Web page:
Local Policy Toolbox
There are numerous ways local policies can be used as a lever to motivate and implement positive change, and every community’s needs, ground-level realities, and potential solutions will be unique. However, as a starting point, it’s often useful to compare a range of available actions. Building an awareness of what other communities are implementing, both successfully and unsuccessfully, can help you better design and advocate for policies to advance your goals.
Below is a collection of informal resources developed by the Lead Legal Strategies Partnership (NCHH, ChangeLab Solutions, and Earthjustice) in reaction to direct requests for technical assistance on local policy opportunities. We hope the opportunities presented and real-world examples shared are helpful in your quest to improve your area’s local policies. These tangible and direct glimpses into how other localities have structured policies and processes, often combined with a brief overview about some considerations to keep in mind, can be a first step into thinking through possibilities to develop and promote your own local policy improvements. Think of these resources as a do-it-yourself kit that will help you channel existing expertise and guidance as you consider and analyze your unique opportunities.
Short descriptions of the available tools are provided below and are linked to the complete materials:
- Opportunities to Strengthen Local Lead-Related Policies: RRP Certification
This technical assistance tool from the Lead Legal Strategies Partnership (LLSP) introduces local opportunities to increase both overall awareness of the RRP Rule and actual utilization of lead-safe work practices by better integrating RRP awareness and requirements into local building permitting processes. [pdf; LLSP, 2020]
- Opportunities to Strengthen Local Lead-Related Policies: Compare Your Codes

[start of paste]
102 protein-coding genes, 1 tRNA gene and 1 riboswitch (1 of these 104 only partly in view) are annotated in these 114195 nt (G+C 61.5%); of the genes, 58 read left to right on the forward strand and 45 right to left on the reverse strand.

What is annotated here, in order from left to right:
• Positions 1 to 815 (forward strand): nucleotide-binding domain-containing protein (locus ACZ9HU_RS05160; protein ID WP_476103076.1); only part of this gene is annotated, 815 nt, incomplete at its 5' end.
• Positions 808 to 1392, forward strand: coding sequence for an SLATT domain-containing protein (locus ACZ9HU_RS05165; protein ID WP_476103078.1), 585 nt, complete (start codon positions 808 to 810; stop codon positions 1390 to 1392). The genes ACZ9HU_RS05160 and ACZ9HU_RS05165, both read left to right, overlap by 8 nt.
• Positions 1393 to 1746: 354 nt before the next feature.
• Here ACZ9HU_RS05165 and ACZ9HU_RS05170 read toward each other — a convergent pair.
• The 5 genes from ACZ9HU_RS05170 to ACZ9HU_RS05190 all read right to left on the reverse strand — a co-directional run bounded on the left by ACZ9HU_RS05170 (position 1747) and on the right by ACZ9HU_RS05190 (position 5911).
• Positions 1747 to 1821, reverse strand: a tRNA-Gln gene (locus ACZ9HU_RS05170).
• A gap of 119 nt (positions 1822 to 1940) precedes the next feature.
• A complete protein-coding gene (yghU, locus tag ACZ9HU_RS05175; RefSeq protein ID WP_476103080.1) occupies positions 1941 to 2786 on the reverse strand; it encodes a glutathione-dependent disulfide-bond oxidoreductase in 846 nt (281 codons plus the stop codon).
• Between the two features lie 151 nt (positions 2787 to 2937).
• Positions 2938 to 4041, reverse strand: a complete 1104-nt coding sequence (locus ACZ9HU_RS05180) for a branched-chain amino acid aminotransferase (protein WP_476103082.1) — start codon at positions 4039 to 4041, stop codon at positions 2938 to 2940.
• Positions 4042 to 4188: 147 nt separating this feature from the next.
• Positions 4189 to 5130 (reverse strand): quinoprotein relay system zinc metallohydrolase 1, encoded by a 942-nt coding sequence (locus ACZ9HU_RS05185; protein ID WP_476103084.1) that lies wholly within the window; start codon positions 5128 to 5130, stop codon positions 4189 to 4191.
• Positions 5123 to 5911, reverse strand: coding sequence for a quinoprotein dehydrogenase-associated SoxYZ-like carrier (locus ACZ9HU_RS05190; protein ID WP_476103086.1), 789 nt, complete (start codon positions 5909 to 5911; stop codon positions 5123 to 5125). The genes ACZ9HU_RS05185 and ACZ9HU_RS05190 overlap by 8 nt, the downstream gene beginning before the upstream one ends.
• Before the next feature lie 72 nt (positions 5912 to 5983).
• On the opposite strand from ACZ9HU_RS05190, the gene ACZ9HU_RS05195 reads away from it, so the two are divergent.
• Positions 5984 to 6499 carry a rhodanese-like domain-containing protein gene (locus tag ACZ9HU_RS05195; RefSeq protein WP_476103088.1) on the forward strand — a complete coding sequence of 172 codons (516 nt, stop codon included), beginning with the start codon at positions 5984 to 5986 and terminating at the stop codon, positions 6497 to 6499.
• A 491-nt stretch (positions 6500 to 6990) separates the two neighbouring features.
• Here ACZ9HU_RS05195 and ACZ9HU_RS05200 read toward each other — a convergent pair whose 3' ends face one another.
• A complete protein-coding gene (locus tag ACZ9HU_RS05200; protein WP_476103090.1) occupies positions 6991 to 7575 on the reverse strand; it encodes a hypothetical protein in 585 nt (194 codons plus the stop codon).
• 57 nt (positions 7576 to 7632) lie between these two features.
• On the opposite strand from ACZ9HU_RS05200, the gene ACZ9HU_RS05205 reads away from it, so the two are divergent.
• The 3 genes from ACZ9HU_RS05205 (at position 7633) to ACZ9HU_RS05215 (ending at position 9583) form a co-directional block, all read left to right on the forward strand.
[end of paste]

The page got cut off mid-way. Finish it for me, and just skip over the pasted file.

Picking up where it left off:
This technical assistance tool from the Lead Legal Strategies Partnership (LLSP) introduces stakeholders to the Code Comparison Tool as a way to self-assess their local housing codes, receive customized recommendations on how to improve and strengthen housing codes to better protect the health and safety of community members, and begin to think through what comes next. [pdf; LLSP, 2020]
- Opportunities to Strengthen Local Lead-Related Policies: Model Ordinance Language to Address Lead Risks in Existing Demolition Requirements
This technical assistance tool from the Lead Legal Strategies Partnership (LLSP) introduces model ordinance language that can be used by communities wanting to develop an ordinance to protect workers and families from unnecessary lead exposure from demolitions by adding to existing demolition requirements. [pdf; LLSP, 2021]
- Opportunities to Strengthen Local Lead-Related Policies: Rent Escrow NEW
This technical assistance tool from the Lead Legal Strategies Partnership (LLSP) invites local opportunities to utilize rent escrow as part of a rent withholding mechanism to enforce the implied warranty of habitability, which requires landlords to keep their property “habitable.” [pdf; LLSP, 2022]
- Proactive Rental Inspections
This curated collection of resources and tools will support local stakeholders at any stage of exploring, implementing, and/or strengthening a proactive rental inspection approach. Highlighted resources share foundational information on the why and what of PRI, barriers and challenges to PRI implementation, examples of PRI in action, and more. [url; NCHH]
- Includes How to Make Proactive Rental Inspections Effective, a new informal tool helping stakeholders think about the eight components beyond PRI and enforcement that go into creating an effective proactive rental inspection program. [pdf; NCHH, 2020]
The resources in this toolbox and the projects they reference have been supported with funding from one or more of the following funders:
- The Kresge Foundation
- Robert Wood Johnson Foundation
- The New York Community Trust
- American Public Health Association
- Centers for Disease Control and Prevention’s (CDC) National Center for Environmental Health (NCEH)
- Michigan Department of Health and Human Services
The contents of these materials are solely the responsibility of the authors and do not necessarily represent the official views of any funding partner. No official endorsement should be inferred.
Latest page update: August 20, 2022.